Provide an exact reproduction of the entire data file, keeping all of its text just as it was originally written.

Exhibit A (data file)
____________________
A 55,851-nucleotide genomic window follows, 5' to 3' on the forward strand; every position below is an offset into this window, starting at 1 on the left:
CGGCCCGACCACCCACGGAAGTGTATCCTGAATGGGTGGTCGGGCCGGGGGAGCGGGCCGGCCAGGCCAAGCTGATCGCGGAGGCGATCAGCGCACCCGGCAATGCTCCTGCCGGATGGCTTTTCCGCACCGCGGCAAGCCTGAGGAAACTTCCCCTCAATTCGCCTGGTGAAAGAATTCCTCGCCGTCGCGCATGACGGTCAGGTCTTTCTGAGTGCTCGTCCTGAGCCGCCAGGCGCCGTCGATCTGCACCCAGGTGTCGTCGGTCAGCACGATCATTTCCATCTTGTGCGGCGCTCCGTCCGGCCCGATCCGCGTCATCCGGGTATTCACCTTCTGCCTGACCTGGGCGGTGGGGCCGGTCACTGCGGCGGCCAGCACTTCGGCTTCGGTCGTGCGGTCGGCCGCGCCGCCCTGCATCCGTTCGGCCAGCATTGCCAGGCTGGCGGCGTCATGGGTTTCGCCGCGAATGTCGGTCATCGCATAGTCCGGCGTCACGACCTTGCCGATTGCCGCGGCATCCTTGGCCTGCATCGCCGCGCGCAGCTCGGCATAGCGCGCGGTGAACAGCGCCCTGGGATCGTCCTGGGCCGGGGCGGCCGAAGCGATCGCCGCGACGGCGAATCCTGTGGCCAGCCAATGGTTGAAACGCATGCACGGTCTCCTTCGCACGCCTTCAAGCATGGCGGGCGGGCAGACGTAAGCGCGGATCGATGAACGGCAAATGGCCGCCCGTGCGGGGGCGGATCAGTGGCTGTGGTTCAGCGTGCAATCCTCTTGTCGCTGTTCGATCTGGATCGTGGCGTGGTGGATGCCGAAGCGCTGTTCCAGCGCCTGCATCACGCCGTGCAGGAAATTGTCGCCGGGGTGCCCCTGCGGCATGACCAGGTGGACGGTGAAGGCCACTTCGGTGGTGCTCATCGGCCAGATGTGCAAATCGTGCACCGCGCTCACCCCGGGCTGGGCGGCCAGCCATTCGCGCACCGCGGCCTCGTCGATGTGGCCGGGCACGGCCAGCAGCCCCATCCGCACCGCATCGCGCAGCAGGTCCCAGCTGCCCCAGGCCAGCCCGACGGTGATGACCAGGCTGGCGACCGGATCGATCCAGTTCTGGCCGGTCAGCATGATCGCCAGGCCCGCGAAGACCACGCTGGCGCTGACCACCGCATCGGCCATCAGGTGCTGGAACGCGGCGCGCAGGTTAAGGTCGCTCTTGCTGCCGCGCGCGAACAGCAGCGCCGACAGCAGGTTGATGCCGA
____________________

A 55,851-nucleotide genomic window follows, 5' to 3' on the forward strand; every position below is an offset into this window, starting at 1 on the left:
CGGCCCGACCACCCACGGAAGTGTATCCTGAATGGGTGGTCGGGCCGGGGGAGCGGGCCGGCCAGGCCAAGCTGATCGCGGAGGCGATCAGCGCACCCGGCAATGCTCCTGCCGGATGGCTTTTCCGCACCGCGGCAAGCCTGAGGAAACTTCCCCTCAATTCGCCTGGTGAAAGAATTCCTCGCCGTCGCGCATGACGGTCAGGTCTTTCTGAGTGCTCGTCCTGAGCCGCCAGGCGCCGTCGATCTGCACCCAGGTGTCGTCGGTCAGCACGATCATTTCCATCTTGTGCGGCGCTCCGTCCGGCCCGATCCGCGTCATCCGGGTATTCACCTTCTGCCTGACCTGGGCGGTGGGGCCGGTCACTGCGGCGGCCAGCACTTCGGCTTCGGTCGTGCGGTCGGCCGCGCCGCCCTGCATCCGTTCGGCCAGCATTGCCAGGCTGGCGGCGTCATGGGTTTCGCCGCGAATGTCGGTCATCGCATAGTCCGGCGTCACGACCTTGCCGATTGCCGCGGCATCCTTGGCCTGCATCGCCGCGCGCAGCTCGGCATAGCGCGCGGTGAACAGCGCCCTGGGATCGTCCTGGGCCGGGGCGGCCGAAGCGATCGCCGCGACGGCGAATCCTGTGGCCAGCCAATGGTTGAAACGCATGCACGGTCTCCTTCGCACGCCTTCAAGCATGGCGGGCGGGCAGACGTAAGCGCGGATCGATGAACGGCAAATGGCCGCCCGTGCGGGGGCGGATCAGTGGCTGTGGTTCAGCGTGCAATCCTCTTGTCGCTGTTCGATCTGGATCGTGGCGTGGTGGATGCCGAAGCGCTGTTCCAGCGCCTGCATCACGCCGTGCAGGAAATTGTCGCCGGGGTGCCCCTGCGGCATGACCAGGTGGACGGTGAAGGCCACTTCGGTGGTGCTCATCGGCCAGATGTGCAAATCGTGCACCGCGCTCACCCCGGGCTGGGCGGCCAGCCATTCGCGCACCGCGGCCTCGTCGATGTGGCCGGGCACGGCCAGCAGCCCCATCCGCACCGCATCGCGCAGCAGGTCCCAGCTGCCCCAGGCCAGCCCGACGGTGATGACCAGGCTGGCGACCGGATCGATCCAGTTCTGGCCGGTCAGCATGATCGCCAGGCCCGCGAAGACCACGCTGGCGCTGACCACCGCATCGGCCATCAGGTGCTGGAACGCGGCGCGCAGGTTAAGGTCGCTCTTGCTGCCGCGCGCGAACAGCAGCGCCGACAGCAGGTTGATGCCGA